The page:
Forged in the raw immediacy of the University of Oregon house show circuit, Eugene-based indie rock trio Novacane knows what it means to maintain their groove in an unusual environment.
“If you can remain rhythmically tight in 120-degree heat,” Novacane drummer Zach Clifton says, clearly exaggerating the heat of a house show — and with people bumping into you in every single direction, “you can remain tight in any situation.”
What’s it been like for a popular trio used to playing in this kind of environment two or three times a week around the UO campus to spend this past year without live music due to the COVID pandemic?
“It’s been absolute hell,” says Oliver Lester, who plays bass and sings in Novacane. “Nothing short of pure torture.”
With two previous EPs, Pretty Colors and Comfort Food, out in 2018 and 2019 respectively, Novacane, among the three biggest bands to emerge from DIY student shows in the campus area alongside Spiller and Laundry, are prepping the release of their self-titled debut full-length album, available digitally sometime in late spring or early summer.
It’s not just the rush of performance that Lester misses. The biggest thing, he says, is not being around a community of other musicians. “The inspiration comes from that kind of exposure,” Lester says.
Promoting Novacane’s new release is the lead-off single, “Bad Breath,” out now on streaming services like Spotify.
With bright and chiming guitar work from Dylan Latimer, arpeggiating lush chords on a Fender Jazzmaster — “I’ll die on the Fender hill,” Latimer tells me — the energetic single is underpinned by Dylan Latimer’s introspective lyrics.
“I’m self-destructive, I’m dying, I’m not excited, I’m just smiling,” Lester sings in a reclining tenor reminiscent of Ezra Koenig from Vampire Weekend. Popular among Novacane’s college-aged generation, it’s an influence that’s also most likely behind the song’s mild tones of Ghanaian highlife music.
Despite that melancholy heart, the song structure of “Bad Breath” seems clearly developed in a party atmosphere, prioritizing crowd engagement in lengthy and rhythmic musical interludes and an extended drum break from Clifton before the song erupts again in a fuzzed-out garagey guitar outro from Latimer.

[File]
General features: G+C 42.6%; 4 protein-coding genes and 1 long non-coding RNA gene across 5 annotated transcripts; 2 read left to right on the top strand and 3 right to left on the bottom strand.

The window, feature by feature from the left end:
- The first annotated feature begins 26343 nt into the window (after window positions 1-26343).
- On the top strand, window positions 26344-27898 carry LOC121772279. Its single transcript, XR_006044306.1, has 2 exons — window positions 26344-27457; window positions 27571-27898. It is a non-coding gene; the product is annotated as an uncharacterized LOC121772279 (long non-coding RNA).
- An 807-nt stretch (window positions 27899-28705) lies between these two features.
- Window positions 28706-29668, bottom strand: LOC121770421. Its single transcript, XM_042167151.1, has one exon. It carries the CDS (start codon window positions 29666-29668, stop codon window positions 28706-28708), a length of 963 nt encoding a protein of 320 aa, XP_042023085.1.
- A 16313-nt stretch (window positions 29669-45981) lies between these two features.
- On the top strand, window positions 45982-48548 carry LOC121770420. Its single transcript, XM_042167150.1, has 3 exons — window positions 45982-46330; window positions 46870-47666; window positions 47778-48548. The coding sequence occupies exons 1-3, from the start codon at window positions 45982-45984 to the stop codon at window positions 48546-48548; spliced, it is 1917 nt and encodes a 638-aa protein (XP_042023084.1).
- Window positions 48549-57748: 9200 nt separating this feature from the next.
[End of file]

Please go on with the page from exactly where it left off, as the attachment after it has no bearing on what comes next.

In the house show environment it’s that sort of things that “gets people moving,” Clifton explains, and it all lends Novacane an occasional jam band quality, though much less so than some other wildly popular bands in the UO house show scene prior to COVID, like Spiller.
Overall, Novacane remains much more rooted in classic, guitar-forward college rock like Laundry.
Lester and Latimer are childhood friends from Eugene; Clifton, from Bend, joined the band only recently.
The songs on the debut have been with the band for a while, with most of the recording done just prior to lockdown last spring and finishing touches put on the album in June.
With vaccines rolling out, the beginning of the end to the live music shutdown seems to be in sight. And with aspirations to take Novacane to the next level of the music business, playing more shows and possibly festivals outside the Eugene market, Lester feels Novacane may have aged out of the house show scene.
But with or without Novacane, Lester speculates that the UO house show scene won’t rebound overnight post-COVID, but, with a whole new crop of bands, “In the next couple years, it probably will,” he says,
“Every great music scene has a shelf life,” Lester continues. “There have been countless great music scenes in small towns. But these things get lost to history. With college music scenes it comes in generational waves. It will take younger classes of kids that may have seen what the music was like before COVID happened.”
“French Toast,” the second single from Novacane’s self-titled debut full-length album, is out April 26 on major music streaming services. The album is out digitally sometime late spring or early summer. For more information go to NovacaneForYou.bandcamp.com.